'The day my dad went mad' by Patricia Hughes is Poem of the Week
The Write Out Loud Poem of the Week is ‘The day my dad went mad’ by Patricia Hughes. The title of the poem speaks for itself. On her profile page Patricia says: “The written word has helped get me through many dark times. I have only recently started writing again after losing my creativity to depression … I believe that poetry and any form of self-expression can be an important part of recovery from mental illness.” In her replies to our questions she goes further, saying of her return to creativity: “I feel like I’ve released a bird out of a cage.”
What got you into writing?
I guess it was my love of books from an early age, it was a natural progression from loving words to trying to write words that mattered.
How long have you been writing?
I joined a local creative writing group in my thirties, but became mentally unwell for over a decade. I set aside all things creative for a long time. I was then offered some therapy and began writing again during that process, but it was solely as a means of healing. It is only in the past few months that I rejoined the local creative writing group. It has been a fantastic time. I feel like I've released a bird out of a cage.
Have you been to any open mic nights?
I went to my first open mic night in Belfast just three weeks ago. It was awe-inspiring to hear such fantastic poetry. Maybe soon I might find my voice.
Your favourite poem/poet?
Hard to say. The first book of poetry I owned and loved was Little Johnny’s Confession by Brian Patten. I love the beautiful bleakness of ‘This Dead Relationship’ by Katherine Pierpoint.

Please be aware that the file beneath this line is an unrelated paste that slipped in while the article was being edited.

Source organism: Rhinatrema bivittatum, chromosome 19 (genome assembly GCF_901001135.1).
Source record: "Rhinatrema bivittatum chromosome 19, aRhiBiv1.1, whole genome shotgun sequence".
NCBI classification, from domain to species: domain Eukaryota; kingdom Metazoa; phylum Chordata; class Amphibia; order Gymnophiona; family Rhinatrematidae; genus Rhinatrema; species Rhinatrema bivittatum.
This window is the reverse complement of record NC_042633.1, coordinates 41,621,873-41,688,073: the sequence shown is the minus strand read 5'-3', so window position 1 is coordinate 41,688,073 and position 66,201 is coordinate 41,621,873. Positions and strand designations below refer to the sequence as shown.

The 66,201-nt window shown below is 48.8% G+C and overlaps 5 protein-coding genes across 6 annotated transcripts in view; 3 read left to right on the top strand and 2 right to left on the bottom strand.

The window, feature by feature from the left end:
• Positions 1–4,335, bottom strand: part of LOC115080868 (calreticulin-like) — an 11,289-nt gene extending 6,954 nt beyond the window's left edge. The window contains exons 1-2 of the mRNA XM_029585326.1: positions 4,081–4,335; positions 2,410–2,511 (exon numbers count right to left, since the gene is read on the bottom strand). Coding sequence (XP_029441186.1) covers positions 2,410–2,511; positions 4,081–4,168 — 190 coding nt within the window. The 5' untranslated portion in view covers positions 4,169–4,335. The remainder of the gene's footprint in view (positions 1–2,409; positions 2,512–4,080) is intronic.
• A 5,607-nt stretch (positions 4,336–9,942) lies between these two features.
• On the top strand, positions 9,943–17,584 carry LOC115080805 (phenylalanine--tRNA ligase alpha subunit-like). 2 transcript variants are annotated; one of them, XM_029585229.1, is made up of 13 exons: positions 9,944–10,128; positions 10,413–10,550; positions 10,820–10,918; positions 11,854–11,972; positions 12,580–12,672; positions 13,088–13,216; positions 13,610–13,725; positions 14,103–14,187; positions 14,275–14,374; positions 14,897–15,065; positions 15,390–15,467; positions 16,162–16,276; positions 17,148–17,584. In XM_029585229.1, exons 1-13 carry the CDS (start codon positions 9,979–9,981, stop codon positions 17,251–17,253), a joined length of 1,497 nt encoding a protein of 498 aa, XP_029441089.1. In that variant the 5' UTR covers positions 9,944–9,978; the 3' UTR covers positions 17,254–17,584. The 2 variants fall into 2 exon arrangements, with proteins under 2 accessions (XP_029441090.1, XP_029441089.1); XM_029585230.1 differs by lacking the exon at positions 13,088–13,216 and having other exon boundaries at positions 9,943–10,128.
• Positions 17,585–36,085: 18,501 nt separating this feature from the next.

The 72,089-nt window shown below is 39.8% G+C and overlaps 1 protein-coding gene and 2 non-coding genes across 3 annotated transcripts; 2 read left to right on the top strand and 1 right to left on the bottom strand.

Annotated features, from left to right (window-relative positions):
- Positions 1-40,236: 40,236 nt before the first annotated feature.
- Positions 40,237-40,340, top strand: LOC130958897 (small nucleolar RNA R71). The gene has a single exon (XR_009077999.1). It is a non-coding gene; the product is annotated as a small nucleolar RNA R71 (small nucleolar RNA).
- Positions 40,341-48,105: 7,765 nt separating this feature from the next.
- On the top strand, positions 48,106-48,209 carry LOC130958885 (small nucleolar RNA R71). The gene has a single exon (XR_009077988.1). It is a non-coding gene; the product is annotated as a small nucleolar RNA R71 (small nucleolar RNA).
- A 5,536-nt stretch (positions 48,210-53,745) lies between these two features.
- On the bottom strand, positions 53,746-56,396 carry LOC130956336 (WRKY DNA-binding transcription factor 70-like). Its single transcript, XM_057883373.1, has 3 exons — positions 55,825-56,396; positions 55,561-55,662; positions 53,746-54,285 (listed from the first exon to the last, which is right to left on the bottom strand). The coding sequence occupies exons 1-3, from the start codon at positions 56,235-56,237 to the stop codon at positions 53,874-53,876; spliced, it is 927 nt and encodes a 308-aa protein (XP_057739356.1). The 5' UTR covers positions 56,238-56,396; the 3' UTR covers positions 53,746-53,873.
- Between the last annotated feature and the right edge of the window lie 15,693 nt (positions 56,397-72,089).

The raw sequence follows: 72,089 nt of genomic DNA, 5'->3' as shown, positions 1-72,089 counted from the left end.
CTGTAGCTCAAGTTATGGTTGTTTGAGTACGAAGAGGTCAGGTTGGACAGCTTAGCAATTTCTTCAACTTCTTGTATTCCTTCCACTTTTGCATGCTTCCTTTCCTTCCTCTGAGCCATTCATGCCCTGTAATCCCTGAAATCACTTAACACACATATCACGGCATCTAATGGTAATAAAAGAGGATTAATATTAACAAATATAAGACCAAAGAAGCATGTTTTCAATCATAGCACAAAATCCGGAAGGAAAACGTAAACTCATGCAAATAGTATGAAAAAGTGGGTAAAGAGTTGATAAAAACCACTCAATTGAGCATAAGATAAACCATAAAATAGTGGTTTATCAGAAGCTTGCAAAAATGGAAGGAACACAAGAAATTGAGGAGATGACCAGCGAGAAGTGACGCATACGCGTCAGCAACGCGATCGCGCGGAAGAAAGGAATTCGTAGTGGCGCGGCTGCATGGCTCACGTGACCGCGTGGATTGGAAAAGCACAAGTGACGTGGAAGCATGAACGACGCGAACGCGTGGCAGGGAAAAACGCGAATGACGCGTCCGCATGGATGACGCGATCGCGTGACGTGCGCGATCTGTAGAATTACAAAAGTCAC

You're cast away on a desert island. What’s your luxury?
As long as there is an unlimited supply of decent red wine and tea for the morning after, my luxury would be a king-size bed with all my favourite books on it. I’m not keen on hammocks.
THE DAY MY DAD WENT MAD
by Patricia Hughes
He came undone with no sense of decorum.
His pants soiled and the room reeking of shit.
Paisley and the Pope shook hands in the Ivy house across the way,or so he said.
We laughed because it was easier than crying.
This was no celebrity breakdown;
there was chaos as he tried to climb the venetian blind,
And people sniggered as he danced with the shopping trolley,
mums best table lamp balanced on top to show him the way.
He became mute.
Exhausted by this world he retreated to some other benign place.
Lingered there for months,wrapped warm and cosy in a strait jacket.
He came home on Christmas day,a male nurse on either side of him.
His crazy blonde quiff still shone like a halo in the late December sun,
but nothing else remained.
He was a husk of a man,
A lithium hologram.